First Supervised Injection Sites Set To Open
San Francisco has always had a reputation as a progressive city. Whether it’s tech development in nearby Silicon Valley, or new groundbreaking laws that more conservative regions are slower to embrace; they do seem to push the envelope more than most. And this week, local officials announced a huge leap they’re making in the realm of addiction. Starting this summer, SF will be America’s first city to open supervised injection sites for people suffering from dependencies.
Ultimately, there will be two sites within the city designated for (and endorsing) safe injections. Per the mayor’s press release, this will serve an estimated 22,000 people who suffer from intravenous drug addictions. And though to many this may seem controversial, San Francisco’s local Health Commission approved the measure by a unanimous vote.
“I understand the misgivings around it and some of the rhetoric from people who don’t support it,” city mayor Mark Farrell told the press. “But we absolutely need to give it a try.”
Though this is groundbreaking for the United States, many nations around the world have already pushed the movement forward. In total, there are 120 similar facilities operating across the globe; in countries like Canada, Australia, Switzerland and Spain. And for all intents and purposes, the SF version will operate exactly the same as the others. As Drug Policy Alliance director Laura Thomas put it, “You show up, you check in, you use your drugs, you hang out for a while, interact with the staff and then go on your way.”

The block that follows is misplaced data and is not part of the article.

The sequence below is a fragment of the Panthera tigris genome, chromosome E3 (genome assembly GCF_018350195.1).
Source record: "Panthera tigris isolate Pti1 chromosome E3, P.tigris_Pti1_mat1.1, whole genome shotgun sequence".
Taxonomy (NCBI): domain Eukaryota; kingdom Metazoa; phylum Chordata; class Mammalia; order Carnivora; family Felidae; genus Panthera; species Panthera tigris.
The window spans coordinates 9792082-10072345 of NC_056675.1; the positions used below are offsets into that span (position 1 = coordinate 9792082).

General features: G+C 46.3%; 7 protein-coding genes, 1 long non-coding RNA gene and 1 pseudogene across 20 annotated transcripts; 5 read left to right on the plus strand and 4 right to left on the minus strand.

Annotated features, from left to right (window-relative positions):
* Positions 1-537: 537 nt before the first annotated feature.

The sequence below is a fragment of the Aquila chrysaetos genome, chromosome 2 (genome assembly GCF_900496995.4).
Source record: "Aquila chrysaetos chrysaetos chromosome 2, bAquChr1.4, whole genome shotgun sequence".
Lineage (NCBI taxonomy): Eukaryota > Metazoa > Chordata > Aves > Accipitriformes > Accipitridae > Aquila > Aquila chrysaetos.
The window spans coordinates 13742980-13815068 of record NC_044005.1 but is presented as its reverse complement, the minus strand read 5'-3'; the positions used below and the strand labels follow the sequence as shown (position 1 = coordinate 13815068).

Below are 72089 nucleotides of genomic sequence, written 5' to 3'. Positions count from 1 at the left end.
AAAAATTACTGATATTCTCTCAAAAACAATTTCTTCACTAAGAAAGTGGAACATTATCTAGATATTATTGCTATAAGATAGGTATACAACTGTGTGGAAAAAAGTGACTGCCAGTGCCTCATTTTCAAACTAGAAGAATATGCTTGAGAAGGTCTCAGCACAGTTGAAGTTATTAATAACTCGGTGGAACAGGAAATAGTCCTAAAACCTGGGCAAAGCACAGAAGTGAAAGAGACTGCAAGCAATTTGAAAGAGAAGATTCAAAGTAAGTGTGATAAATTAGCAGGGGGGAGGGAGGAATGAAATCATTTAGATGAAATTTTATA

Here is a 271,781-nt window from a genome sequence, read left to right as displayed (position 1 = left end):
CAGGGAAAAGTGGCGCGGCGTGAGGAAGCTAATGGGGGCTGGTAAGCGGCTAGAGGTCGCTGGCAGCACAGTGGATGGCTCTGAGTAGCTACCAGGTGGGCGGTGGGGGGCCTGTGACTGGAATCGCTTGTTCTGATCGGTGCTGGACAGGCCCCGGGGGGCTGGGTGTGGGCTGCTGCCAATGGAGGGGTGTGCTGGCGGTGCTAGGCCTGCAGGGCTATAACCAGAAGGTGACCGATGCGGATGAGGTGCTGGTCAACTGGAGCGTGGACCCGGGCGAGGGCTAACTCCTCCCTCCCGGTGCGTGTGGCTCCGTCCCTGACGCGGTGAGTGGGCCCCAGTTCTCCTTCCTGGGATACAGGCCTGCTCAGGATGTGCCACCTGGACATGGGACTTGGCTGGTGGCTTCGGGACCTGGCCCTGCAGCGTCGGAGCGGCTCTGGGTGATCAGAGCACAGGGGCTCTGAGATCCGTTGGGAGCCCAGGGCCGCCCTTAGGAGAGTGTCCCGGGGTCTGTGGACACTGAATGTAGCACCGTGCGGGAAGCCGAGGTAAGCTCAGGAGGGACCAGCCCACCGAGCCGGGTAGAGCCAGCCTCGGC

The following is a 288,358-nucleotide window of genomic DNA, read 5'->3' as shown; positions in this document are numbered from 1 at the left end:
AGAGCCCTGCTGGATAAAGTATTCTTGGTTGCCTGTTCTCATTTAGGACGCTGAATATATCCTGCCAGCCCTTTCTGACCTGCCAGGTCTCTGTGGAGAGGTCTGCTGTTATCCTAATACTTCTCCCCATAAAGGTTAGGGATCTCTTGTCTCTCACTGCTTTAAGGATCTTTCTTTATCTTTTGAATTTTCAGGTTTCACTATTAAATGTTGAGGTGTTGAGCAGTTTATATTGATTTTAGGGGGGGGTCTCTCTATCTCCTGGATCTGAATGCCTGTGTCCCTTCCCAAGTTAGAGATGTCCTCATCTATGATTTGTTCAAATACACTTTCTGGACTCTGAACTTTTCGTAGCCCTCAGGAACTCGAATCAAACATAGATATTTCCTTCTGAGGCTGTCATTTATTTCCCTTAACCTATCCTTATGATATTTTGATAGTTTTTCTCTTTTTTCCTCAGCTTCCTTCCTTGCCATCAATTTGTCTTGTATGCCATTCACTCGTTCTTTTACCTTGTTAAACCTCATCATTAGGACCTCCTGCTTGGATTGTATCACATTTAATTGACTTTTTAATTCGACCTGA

We happen to support the cause as well, particularly because of the additional dangers that can occur when people use dirty needles. Diseases like HIV and Hepatitis can easily spread when people shoot up together. Programs like these aim to eliminate that threat, while also working as a support system; educating users about the benefits of recovery.
And though many believe it’s backwards thinking, statistics have shown that facilities like this can actually lessen drug use across a city. Recovery advocate and registered nurse Mandy Sladky explained the argument to TheFix.com. She also happens to run her own safe injection support group.
“These types of facilities connect people to services, which gives them access to treatment, so it actually lessens drug use,” Sladky explained to the site. “It certainly lessens outdoor public use—and therefore discarding syringes in places like alleyways and parks. And crime does not increase in the areas.”
We will certainly be following this story and the results of this important step forward once the sites open in early July.